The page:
This article introduces a variety of interesting Japanese idioms that contain number(s)!
* In the following list, relevant 四字熟語 (よじじゅくご; idioms composed of four kanji characters) are introduced first, followed by the other idiomatic expressions.
Table of Contents
一石二鳥 literally means “one stone two birds”, and it is a translation of the old English phrase, “kill two birds with one stone”, meaning “to succeed in achieving two things with a single action”.
Having a dog can make you feel relaxed and also help prevent crime; that’s “kill two birds with one stone”.
五十歩百歩 literally means ‘50 steps, 100 steps’. Figuratively, it means that there isn’t much difference among multiple choices. Usually, it contains a negative sense that none of the choices is great or appealing, and they look essentially the same, (e.g.) 20 minutes late vs. 30 minutes late.
This idiom originates from “孟子(Mencius), a classic Chinese text based on conversations and anecdotes of the Chinese philosopher Mencius. In one of the stories, Mencius made an analogy to fighting, which this idiom pertains to: in the battlefield, one soldier fled 50 steps from the battlefront, and another soldier fled 100 steps, and the former laughed at the latter for being a coward. Essentially, however, both of them did flee from the battlefield, and there isn’t much difference between them.
A: どの大統領(だいとうりょう)候補 (こうほ) が一番(いちばん)いいと思う？
A: Which presidential candidate do you think is the best?
B: 正直 (しょうじき)、どれも五十歩百歩でしょ
B: To be honest, they are pretty much the same (none of them is great).
十人十色 literally means “10 persons, 10 colours”. Figuratively, it means that everyone has a different personality, thought, life, etc. Its synonym is “人(ひと)それぞれ”, meaning “people vary” or “there are various people”.
理想的 (りそうてき)な仕事環境 (しごとかんきょう)は、十人十色だ
The ideal work environment is different for everyone (= Everyone has a different preference for their work environment).
一喜一憂 literally means “one joy, one grief”. Figuratively, it means that you are unduly and overly delighted or depressed by the situation. In other words, it means that you ride an emotional rollercoaster and overreact to even trivial matters. For instance, if you always feel elated when you get a text from your crush, and then suddenly feel dejected after you don’t receive a reply for 15 mins, you are doing “一喜一憂” pretty much.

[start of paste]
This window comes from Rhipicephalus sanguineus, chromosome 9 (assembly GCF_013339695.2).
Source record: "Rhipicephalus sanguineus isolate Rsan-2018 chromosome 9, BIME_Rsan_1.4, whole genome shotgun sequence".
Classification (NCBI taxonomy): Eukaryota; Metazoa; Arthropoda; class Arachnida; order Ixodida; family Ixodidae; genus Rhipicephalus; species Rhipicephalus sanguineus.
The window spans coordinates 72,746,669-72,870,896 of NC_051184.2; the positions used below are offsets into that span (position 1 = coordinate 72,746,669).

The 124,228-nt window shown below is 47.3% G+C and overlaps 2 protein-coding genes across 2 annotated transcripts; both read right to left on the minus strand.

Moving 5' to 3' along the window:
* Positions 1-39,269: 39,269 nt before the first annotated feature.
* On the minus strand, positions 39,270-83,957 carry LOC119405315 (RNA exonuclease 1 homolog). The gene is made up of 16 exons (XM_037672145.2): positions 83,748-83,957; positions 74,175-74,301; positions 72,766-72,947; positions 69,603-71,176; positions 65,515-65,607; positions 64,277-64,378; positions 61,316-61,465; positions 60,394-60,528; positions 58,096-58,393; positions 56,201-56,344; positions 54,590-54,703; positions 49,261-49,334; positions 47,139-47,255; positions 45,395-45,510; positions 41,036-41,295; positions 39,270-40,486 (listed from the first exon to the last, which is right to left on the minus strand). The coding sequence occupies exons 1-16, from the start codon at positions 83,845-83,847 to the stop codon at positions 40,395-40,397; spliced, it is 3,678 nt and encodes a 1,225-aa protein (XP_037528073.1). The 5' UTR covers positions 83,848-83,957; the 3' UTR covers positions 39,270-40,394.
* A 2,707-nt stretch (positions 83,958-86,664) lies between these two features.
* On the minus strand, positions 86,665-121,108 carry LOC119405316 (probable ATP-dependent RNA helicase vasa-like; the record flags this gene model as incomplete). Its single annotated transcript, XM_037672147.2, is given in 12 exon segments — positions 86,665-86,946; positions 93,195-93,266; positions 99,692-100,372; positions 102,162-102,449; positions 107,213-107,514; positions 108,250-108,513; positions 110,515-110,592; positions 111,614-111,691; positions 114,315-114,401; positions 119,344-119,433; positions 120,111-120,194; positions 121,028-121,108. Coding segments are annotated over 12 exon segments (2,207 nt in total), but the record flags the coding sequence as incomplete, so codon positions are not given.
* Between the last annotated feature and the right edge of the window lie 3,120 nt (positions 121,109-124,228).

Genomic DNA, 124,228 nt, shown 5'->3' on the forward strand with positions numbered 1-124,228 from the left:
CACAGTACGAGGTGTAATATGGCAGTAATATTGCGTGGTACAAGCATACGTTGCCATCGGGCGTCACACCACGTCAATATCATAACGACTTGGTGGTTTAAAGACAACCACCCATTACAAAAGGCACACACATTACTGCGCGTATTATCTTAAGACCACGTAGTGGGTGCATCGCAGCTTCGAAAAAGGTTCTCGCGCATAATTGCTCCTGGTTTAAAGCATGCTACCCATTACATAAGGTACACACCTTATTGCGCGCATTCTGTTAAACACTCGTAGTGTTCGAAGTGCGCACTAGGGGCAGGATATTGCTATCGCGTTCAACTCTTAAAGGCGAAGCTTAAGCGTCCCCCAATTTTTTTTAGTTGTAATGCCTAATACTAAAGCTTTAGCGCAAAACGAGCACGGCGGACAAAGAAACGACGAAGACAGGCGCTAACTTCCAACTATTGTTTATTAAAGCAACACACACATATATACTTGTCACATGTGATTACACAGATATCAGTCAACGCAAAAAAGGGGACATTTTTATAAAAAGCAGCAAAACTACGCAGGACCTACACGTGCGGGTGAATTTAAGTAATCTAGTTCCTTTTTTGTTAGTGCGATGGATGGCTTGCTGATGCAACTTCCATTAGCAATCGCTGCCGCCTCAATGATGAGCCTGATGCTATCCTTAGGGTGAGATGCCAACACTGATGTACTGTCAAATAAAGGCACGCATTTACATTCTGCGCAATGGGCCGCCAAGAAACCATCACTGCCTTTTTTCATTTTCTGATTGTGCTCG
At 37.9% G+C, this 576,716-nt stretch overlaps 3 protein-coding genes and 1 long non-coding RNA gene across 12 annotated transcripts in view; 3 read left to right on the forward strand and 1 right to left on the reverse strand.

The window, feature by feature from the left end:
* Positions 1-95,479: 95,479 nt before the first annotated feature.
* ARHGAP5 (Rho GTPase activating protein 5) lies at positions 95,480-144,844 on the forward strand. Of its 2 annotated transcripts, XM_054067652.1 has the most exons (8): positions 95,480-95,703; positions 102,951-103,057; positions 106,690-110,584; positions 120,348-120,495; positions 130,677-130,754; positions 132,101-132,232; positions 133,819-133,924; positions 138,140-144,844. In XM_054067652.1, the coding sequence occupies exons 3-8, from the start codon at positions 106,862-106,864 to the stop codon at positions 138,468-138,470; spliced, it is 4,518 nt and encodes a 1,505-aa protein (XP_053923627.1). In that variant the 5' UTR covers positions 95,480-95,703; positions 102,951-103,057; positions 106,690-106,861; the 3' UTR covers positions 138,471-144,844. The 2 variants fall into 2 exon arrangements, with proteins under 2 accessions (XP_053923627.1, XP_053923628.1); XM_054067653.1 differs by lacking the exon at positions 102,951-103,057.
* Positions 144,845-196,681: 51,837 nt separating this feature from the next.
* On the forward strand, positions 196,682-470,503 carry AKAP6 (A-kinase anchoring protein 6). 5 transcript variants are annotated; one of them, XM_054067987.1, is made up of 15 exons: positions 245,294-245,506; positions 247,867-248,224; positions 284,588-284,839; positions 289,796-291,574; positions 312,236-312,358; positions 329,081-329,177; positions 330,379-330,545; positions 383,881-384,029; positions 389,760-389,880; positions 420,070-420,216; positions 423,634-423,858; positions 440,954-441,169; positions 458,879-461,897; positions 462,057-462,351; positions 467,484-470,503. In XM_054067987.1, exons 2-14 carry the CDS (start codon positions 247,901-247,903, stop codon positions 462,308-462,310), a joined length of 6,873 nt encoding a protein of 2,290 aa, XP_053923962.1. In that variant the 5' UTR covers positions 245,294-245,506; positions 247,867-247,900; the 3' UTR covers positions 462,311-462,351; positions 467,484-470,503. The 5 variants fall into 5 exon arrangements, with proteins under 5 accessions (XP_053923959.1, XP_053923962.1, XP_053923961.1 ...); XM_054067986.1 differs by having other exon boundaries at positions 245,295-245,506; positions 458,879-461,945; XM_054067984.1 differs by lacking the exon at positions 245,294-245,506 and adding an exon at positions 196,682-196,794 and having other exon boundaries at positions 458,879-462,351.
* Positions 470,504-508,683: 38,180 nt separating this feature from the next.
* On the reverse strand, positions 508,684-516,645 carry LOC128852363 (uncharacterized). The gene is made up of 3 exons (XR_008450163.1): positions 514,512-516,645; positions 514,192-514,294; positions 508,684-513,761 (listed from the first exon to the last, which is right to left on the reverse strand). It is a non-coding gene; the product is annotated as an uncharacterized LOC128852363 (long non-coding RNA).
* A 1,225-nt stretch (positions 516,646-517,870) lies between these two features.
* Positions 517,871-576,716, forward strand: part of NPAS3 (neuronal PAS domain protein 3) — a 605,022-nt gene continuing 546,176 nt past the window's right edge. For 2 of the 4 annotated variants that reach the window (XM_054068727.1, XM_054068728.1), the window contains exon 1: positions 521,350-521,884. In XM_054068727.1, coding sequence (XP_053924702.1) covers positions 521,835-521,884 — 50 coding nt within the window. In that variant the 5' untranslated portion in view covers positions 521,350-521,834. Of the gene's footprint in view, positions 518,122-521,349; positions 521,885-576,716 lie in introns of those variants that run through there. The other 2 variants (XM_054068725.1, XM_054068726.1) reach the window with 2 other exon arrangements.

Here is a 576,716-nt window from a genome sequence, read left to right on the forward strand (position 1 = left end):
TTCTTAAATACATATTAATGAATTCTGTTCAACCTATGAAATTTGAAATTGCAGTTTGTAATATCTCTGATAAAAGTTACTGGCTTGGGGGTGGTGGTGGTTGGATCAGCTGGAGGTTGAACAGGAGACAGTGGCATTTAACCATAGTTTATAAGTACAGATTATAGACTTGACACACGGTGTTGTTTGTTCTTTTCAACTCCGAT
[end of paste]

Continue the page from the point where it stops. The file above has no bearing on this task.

It’s not great to feel overly delighted or depressed every day by the number of new infections of coronavirus.
嘘八百 literally means ‘800 lies’, and figuratively means “full of lies/sh*t”. Although being an advanced idiom itself, it has a very casual tone and can be used in a daily conversation.
あのブログの内容 (ないよう) は嘘八百だ
The content of the blog is full of lies/sh*t.
一か八か literally means ‘1 or 8’. It is used when you take a bold risk, wishing good luck. Its tone is similar to “go for broke”, like pushing yourself to make an action/decision without being certain of the success. (e.g) aiming at a last-minute goal from a long distance in a football match.
About its origin, one of the theories says that this idiom comes from a Japanese gambling game called 丁半 (ちょうはん), where you roll two dice and guess whether the total sum of numbers is even (丁; ちょう) or odd (半; はん). By taking a closer look at the two kanji characters, you can see that “丁” contains “一” (one) and “半” contains “八 ” (eight) turned upside-down on its top.
Taking a bold risk/going for broke, I confessed my feelings to her and got rejected.
バスケットの試合（しあい）で (In a basketball game)
Taking a bold risk/going for broke, I took a 3-point shot.
（ひゃくがい あって いちり なし）
百害あって一利なし literally means ‘(There are) 100 harms and no benefit’. Figuratively, it describes something negative that brings a lot of harms and no benefit, such as drugs, excessive drinking, and watching YouTube overnight. This expression is often used by anti-smoking people to describe the harms of cigarettes.
A lot of people say, “Tobacco brings 100 harms and no benefit”
Overly spoiling your children brings 100 harms and no benefit.